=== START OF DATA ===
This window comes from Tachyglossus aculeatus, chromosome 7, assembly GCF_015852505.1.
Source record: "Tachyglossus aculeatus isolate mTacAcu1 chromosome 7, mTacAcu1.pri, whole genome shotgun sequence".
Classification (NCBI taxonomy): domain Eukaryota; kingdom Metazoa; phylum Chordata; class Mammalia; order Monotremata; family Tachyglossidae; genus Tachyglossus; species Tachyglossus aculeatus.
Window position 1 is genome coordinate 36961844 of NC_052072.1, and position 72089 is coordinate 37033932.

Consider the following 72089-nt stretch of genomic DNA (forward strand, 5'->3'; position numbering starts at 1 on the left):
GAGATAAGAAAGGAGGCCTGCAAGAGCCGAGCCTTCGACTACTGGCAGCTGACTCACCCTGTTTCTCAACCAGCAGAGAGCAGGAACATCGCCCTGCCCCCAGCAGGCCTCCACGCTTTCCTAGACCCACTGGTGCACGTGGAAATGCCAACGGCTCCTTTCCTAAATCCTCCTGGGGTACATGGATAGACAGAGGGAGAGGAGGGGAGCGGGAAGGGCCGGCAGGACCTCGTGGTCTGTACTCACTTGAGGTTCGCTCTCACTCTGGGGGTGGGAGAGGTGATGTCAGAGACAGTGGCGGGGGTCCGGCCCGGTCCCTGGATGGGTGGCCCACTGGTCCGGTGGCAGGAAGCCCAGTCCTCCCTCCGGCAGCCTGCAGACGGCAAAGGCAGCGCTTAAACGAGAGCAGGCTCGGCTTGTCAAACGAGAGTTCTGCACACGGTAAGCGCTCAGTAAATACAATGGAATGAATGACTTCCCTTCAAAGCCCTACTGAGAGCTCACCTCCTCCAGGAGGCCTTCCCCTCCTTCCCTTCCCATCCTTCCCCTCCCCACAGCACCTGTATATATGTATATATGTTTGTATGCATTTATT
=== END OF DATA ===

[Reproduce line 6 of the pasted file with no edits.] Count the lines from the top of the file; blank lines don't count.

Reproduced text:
GAGATAAGAAAGGAGGCCTGCAAGAGCCGAGCCTTCGACTACTGGCAGCTGACTCACCCTGTTTCTCAACCAGCAGAGAGCAGGAACATCGCCCTGCCCCCAGCAGGCCTCCACGCTTTCCTAGACCCACTGGTGCACGTGGAAATGCCAACGGCTCCTTTCCTAAATCCTCCTGGGGTACATGGATAGACAGAGGGAGAGGAGGGGAGCGGGAAGGGCCGGCAGGACCTCGTGGTCTGTACTCACTTGAGGTTCGCTCTCACTCTGGGGGTGGGAGAGGTGATGTCAGAGACAGTGGCGGGGGTCCGGCCCGGTCCCTGGATGGGTGGCCCACTGGTCCGGTGGCAGGAAGCCCAGTCCTCCCTCCGGCAGCCTGCAGACGGCAAAGGCAGCGCTTAAACGAGAGCAGGCTCGGCTTGTCAAACGAGAGTTCTGCACACGGTAAGCGCTCAGTAAATACAATGGAATGAATGACTTCCCTTCAAAGCCCTACTGAGAGCTCACCTCCTCCAGGAGGCCTTCCCCTCCTTCCCTTCCCATCCTTCCCCTCCCCACAGCACCTGTATATATGTATATATGTTTGTATGCATTTATT